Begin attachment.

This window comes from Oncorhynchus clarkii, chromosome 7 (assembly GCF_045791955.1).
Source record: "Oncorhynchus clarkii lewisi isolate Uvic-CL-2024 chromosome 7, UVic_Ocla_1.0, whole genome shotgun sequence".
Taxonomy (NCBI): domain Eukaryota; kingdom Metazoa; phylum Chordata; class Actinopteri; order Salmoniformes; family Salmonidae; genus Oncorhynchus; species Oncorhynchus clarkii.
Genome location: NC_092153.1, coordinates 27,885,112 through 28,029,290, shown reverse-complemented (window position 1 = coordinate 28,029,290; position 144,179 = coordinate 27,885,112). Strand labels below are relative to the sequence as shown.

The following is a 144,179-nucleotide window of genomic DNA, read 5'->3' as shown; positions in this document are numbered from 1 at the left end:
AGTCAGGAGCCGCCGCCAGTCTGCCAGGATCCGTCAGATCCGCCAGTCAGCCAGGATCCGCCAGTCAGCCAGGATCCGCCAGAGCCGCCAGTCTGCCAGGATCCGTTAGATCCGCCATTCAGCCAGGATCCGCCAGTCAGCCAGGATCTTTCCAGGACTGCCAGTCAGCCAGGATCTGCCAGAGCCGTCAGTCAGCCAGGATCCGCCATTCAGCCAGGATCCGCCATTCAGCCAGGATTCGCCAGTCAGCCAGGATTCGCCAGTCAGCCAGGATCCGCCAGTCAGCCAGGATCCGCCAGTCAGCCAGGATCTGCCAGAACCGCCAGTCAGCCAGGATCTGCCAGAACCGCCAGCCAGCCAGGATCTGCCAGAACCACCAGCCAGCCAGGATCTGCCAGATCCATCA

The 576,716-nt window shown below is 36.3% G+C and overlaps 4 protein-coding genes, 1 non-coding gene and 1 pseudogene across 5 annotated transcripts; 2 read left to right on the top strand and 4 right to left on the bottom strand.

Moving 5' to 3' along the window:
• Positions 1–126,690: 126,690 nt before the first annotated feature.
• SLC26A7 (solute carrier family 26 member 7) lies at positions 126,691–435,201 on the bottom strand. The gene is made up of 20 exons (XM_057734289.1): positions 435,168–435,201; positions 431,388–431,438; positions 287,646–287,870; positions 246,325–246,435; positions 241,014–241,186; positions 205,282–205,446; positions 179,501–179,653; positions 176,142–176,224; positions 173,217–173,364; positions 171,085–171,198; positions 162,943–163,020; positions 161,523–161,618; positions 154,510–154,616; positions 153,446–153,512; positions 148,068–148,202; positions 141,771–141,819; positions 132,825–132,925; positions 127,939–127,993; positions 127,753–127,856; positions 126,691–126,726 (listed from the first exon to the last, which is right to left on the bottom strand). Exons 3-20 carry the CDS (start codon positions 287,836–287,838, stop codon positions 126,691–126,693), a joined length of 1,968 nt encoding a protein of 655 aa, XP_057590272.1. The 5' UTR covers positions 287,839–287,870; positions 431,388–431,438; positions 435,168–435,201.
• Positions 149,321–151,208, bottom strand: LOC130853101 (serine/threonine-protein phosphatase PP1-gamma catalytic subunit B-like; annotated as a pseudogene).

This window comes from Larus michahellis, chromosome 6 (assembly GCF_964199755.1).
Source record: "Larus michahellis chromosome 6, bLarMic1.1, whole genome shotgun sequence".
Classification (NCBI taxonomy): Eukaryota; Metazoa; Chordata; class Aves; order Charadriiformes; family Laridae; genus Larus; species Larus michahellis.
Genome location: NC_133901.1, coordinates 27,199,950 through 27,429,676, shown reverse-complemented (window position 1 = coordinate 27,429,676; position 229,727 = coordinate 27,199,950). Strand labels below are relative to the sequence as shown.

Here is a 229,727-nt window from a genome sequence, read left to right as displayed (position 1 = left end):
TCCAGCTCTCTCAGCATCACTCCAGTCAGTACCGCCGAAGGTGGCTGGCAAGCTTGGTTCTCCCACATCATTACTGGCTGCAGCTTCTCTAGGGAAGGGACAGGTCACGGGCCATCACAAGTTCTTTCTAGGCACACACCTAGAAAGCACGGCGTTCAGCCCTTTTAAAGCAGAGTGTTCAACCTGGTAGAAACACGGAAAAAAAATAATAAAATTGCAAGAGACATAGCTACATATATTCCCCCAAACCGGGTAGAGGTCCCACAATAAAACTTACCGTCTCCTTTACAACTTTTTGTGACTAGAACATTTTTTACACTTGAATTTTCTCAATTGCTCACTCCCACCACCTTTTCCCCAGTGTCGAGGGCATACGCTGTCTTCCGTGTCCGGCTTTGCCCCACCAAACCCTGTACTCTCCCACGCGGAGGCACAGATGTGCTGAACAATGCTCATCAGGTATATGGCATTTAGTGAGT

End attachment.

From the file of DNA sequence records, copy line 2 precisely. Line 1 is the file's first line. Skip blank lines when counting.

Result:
Source record: "Oncorhynchus clarkii lewisi isolate Uvic-CL-2024 chromosome 7, UVic_Ocla_1.0, whole genome shotgun sequence".